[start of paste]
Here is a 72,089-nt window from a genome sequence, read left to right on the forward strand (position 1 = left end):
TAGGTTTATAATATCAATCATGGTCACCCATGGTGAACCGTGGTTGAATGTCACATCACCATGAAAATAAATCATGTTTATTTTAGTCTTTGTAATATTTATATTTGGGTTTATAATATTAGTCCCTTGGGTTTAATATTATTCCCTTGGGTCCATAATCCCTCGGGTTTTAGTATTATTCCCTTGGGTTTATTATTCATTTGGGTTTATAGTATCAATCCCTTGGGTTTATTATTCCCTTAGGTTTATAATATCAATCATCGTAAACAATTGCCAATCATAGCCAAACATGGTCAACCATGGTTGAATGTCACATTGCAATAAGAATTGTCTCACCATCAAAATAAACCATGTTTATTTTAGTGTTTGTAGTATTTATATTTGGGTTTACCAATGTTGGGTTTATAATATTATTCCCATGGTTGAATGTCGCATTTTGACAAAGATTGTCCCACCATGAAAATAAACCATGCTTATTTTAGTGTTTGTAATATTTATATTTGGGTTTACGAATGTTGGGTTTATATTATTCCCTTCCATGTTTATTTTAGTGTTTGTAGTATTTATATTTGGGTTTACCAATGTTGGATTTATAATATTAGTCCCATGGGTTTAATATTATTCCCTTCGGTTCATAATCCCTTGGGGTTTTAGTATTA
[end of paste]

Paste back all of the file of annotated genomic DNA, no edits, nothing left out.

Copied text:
Here is a 72,089-nt window from a genome sequence, read left to right on the forward strand (position 1 = left end):
TAGGTTTATAATATCAATCATGGTCACCCATGGTGAACCGTGGTTGAATGTCACATCACCATGAAAATAAATCATGTTTATTTTAGTCTTTGTAATATTTATATTTGGGTTTATAATATTAGTCCCTTGGGTTTAATATTATTCCCTTGGGTCCATAATCCCTCGGGTTTTAGTATTATTCCCTTGGGTTTATTATTCATTTGGGTTTATAGTATCAATCCCTTGGGTTTATTATTCCCTTAGGTTTATAATATCAATCATCGTAAACAATTGCCAATCATAGCCAAACATGGTCAACCATGGTTGAATGTCACATTGCAATAAGAATTGTCTCACCATCAAAATAAACCATGTTTATTTTAGTGTTTGTAGTATTTATATTTGGGTTTACCAATGTTGGGTTTATAATATTATTCCCATGGTTGAATGTCGCATTTTGACAAAGATTGTCCCACCATGAAAATAAACCATGCTTATTTTAGTGTTTGTAATATTTATATTTGGGTTTACGAATGTTGGGTTTATATTATTCCCTTCCATGTTTATTTTAGTGTTTGTAGTATTTATATTTGGGTTTACCAATGTTGGATTTATAATATTAGTCCCATGGGTTTAATATTATTCCCTTCGGTTCATAATCCCTTGGGGTTTTAGTATTA